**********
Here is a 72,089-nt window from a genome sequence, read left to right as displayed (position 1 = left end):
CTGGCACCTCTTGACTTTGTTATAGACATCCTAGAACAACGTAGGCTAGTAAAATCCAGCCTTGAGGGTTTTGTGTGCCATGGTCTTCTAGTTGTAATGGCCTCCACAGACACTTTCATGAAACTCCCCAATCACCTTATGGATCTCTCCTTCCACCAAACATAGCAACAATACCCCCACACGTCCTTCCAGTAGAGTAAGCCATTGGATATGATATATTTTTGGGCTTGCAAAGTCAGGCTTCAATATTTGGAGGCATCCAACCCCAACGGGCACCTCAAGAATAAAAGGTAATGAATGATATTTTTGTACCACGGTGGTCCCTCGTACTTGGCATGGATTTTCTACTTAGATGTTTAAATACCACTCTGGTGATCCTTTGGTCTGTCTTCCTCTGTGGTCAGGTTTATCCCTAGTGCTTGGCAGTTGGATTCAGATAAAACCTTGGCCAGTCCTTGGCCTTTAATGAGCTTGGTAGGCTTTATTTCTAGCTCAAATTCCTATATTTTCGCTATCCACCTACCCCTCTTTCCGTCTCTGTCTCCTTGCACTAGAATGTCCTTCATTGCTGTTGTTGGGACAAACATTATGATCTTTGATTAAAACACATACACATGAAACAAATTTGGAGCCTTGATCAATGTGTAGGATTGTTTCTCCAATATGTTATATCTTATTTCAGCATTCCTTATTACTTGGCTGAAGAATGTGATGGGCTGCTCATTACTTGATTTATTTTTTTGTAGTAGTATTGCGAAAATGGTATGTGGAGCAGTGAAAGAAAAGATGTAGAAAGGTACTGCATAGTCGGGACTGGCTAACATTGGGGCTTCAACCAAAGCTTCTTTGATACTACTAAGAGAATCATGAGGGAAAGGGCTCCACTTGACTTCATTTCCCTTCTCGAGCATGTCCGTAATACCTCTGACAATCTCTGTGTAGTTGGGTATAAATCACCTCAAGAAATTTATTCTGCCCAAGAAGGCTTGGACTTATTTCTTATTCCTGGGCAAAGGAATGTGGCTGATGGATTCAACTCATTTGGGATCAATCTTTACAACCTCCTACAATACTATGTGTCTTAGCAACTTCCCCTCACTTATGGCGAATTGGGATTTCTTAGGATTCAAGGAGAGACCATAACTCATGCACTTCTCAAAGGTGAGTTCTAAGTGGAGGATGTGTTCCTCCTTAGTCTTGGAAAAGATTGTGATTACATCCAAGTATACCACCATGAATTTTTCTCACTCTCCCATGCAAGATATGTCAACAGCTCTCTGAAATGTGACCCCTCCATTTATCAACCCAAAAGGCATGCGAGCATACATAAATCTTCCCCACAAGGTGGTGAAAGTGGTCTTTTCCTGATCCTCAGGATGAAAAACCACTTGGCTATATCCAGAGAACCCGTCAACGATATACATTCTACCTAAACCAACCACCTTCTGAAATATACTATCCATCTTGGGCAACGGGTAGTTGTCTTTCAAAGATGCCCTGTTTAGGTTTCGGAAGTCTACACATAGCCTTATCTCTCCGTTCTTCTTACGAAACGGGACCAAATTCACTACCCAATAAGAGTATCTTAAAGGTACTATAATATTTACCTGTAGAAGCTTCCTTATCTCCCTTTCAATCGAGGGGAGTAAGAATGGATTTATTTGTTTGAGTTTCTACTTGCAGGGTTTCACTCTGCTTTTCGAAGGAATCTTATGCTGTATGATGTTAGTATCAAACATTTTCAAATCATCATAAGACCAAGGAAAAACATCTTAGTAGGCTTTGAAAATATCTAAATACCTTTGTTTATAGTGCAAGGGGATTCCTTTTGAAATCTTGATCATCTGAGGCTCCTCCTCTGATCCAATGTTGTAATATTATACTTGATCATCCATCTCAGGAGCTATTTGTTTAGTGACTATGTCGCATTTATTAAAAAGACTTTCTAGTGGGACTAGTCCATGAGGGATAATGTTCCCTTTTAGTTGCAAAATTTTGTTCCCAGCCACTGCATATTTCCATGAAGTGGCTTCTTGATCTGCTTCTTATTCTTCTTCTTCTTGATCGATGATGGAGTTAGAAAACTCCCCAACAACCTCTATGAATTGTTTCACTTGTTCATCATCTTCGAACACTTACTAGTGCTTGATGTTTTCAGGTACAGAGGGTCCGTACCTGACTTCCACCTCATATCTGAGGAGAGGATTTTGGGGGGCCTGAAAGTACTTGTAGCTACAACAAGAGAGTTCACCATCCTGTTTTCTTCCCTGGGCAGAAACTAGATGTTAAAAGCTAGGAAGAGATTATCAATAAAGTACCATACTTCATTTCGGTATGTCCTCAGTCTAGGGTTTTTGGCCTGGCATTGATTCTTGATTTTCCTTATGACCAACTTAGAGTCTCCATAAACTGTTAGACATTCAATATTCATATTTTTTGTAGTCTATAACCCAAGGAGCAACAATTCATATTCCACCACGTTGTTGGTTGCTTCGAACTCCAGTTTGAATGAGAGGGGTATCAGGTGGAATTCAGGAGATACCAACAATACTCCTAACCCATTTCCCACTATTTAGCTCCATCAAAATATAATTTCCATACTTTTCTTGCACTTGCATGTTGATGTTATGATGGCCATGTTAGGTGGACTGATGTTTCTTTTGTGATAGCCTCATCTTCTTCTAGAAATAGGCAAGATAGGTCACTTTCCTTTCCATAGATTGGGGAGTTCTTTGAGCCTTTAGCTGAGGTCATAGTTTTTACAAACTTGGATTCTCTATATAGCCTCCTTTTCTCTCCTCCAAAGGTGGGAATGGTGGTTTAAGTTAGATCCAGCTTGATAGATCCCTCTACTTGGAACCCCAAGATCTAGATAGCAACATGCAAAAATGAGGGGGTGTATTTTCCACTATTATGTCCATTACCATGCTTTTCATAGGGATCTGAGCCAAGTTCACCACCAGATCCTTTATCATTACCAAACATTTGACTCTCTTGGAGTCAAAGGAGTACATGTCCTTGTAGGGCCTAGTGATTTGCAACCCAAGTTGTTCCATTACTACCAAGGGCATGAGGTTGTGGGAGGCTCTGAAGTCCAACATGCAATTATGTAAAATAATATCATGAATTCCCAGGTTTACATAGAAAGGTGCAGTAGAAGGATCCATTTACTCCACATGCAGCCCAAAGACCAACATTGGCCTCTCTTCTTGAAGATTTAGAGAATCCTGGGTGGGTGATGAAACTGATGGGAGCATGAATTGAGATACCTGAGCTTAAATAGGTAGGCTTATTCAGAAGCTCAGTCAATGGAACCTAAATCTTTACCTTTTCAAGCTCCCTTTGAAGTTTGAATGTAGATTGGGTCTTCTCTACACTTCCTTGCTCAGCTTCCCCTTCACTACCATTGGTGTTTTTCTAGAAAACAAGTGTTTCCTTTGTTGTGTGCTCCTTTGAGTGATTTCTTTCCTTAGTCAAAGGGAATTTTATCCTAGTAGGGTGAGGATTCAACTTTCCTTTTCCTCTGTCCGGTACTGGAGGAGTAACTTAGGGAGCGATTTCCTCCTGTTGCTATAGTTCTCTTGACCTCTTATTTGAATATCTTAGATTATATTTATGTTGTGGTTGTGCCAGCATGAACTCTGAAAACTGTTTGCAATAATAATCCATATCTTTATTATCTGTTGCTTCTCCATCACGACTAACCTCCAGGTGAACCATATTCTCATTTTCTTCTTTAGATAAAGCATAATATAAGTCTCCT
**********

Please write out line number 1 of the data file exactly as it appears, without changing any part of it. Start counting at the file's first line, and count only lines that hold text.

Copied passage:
Here is a 72,089-nt window from a genome sequence, read left to right as displayed (position 1 = left end):